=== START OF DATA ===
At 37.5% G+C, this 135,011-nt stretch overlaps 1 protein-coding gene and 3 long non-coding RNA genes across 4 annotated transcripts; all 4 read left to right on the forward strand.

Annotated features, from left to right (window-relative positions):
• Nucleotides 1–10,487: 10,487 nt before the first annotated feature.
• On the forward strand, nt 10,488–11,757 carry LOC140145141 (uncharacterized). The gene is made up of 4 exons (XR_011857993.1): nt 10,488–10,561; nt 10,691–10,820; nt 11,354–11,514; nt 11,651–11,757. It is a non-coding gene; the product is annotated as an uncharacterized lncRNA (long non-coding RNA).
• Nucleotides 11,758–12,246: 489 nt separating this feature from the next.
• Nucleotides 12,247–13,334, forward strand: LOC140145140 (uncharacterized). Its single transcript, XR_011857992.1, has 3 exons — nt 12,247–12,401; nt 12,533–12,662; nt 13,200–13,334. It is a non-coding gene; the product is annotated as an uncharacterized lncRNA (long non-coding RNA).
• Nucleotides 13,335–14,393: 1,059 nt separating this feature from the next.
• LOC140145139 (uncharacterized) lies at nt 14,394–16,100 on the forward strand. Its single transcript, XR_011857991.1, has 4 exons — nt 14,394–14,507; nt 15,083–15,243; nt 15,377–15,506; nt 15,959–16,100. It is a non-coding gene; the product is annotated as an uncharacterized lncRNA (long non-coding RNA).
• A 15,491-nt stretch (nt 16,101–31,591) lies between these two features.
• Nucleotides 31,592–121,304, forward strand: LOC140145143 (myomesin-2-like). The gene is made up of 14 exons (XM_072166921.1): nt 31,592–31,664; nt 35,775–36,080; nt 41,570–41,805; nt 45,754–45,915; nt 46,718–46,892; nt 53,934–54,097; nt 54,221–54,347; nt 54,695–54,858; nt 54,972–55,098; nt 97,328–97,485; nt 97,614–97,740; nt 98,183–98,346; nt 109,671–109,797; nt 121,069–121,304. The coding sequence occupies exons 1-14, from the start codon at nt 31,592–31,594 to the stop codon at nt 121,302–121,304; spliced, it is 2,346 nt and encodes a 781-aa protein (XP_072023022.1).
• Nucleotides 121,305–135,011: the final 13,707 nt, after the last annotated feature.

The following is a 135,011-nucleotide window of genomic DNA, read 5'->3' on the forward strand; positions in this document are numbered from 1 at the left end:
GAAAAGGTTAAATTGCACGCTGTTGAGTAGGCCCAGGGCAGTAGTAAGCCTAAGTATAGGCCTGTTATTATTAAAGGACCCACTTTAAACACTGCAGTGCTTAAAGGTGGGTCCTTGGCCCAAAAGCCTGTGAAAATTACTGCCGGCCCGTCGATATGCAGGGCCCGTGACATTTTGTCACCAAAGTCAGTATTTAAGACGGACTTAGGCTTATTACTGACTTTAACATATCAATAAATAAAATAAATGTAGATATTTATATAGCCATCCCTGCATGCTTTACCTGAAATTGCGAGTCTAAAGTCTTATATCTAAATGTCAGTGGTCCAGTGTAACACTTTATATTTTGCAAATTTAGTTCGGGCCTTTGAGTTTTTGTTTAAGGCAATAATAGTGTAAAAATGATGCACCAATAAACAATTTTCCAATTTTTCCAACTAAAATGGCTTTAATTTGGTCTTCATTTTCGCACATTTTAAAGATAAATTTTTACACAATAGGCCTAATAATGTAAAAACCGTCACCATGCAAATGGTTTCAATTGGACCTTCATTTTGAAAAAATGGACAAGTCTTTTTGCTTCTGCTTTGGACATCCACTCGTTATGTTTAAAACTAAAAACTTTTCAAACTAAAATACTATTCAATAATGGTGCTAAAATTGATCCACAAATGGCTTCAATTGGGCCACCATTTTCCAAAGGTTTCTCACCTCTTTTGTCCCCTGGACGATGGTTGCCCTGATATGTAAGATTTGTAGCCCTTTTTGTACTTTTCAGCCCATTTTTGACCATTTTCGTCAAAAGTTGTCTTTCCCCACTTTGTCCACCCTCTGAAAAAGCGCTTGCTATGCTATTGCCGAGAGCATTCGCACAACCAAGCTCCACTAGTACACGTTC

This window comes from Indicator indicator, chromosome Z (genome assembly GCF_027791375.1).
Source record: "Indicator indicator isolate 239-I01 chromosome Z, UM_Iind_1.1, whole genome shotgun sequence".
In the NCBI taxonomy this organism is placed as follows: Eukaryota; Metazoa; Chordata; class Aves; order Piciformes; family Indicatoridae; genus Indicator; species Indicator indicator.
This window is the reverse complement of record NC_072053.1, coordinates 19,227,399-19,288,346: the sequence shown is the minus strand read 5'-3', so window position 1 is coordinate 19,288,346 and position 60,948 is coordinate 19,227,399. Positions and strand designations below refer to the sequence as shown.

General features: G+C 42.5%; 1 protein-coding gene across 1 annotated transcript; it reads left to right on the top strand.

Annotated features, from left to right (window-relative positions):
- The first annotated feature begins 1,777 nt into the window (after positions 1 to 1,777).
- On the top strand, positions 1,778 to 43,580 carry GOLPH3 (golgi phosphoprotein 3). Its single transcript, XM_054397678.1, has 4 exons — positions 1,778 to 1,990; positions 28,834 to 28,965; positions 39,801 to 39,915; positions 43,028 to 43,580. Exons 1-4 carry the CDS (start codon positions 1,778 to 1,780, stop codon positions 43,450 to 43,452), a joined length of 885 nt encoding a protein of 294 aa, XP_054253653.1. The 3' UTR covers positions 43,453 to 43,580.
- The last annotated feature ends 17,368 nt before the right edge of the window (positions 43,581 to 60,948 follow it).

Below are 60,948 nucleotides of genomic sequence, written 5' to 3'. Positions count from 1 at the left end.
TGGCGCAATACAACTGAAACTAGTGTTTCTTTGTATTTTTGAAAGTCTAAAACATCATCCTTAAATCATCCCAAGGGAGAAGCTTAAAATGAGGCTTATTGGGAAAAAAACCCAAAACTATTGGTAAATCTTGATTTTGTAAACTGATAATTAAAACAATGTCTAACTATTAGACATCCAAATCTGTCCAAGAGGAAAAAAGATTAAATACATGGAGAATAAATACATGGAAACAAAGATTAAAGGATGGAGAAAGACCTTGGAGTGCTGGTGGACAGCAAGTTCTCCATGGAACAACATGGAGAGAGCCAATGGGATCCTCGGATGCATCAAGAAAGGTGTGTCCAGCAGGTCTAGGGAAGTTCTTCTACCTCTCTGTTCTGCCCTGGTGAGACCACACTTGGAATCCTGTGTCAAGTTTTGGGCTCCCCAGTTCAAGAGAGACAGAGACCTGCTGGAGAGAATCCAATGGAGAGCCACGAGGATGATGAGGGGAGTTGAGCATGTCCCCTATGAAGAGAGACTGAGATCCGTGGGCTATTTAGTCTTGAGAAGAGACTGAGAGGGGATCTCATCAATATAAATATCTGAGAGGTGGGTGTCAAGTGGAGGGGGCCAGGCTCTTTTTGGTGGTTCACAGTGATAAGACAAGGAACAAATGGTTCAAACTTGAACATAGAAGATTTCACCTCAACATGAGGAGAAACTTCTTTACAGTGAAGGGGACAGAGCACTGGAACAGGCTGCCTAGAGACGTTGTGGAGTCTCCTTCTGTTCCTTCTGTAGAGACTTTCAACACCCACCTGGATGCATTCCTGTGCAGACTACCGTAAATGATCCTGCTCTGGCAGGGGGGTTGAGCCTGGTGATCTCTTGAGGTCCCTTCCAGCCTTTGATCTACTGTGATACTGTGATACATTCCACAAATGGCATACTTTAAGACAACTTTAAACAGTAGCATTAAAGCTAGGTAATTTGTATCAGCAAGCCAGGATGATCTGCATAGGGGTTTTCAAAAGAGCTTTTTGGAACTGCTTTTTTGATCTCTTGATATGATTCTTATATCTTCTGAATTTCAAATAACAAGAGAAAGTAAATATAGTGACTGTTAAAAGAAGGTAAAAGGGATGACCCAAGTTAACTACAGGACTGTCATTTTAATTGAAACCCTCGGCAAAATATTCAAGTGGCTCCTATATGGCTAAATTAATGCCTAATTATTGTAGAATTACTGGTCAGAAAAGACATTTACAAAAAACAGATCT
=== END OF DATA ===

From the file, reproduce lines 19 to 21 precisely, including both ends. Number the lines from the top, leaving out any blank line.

Annotated features, from left to right (window-relative positions):
- The first annotated feature begins 1,777 nt into the window (after positions 1 to 1,777).
- On the top strand, positions 1,778 to 43,580 carry GOLPH3 (golgi phosphoprotein 3). Its single transcript, XM_054397678.1, has 4 exons — positions 1,778 to 1,990; positions 28,834 to 28,965; positions 39,801 to 39,915; positions 43,028 to 43,580. Exons 1-4 carry the CDS (start codon positions 1,778 to 1,780, stop codon positions 43,450 to 43,452), a joined length of 885 nt encoding a protein of 294 aa, XP_054253653.1. The 3' UTR covers positions 43,453 to 43,580.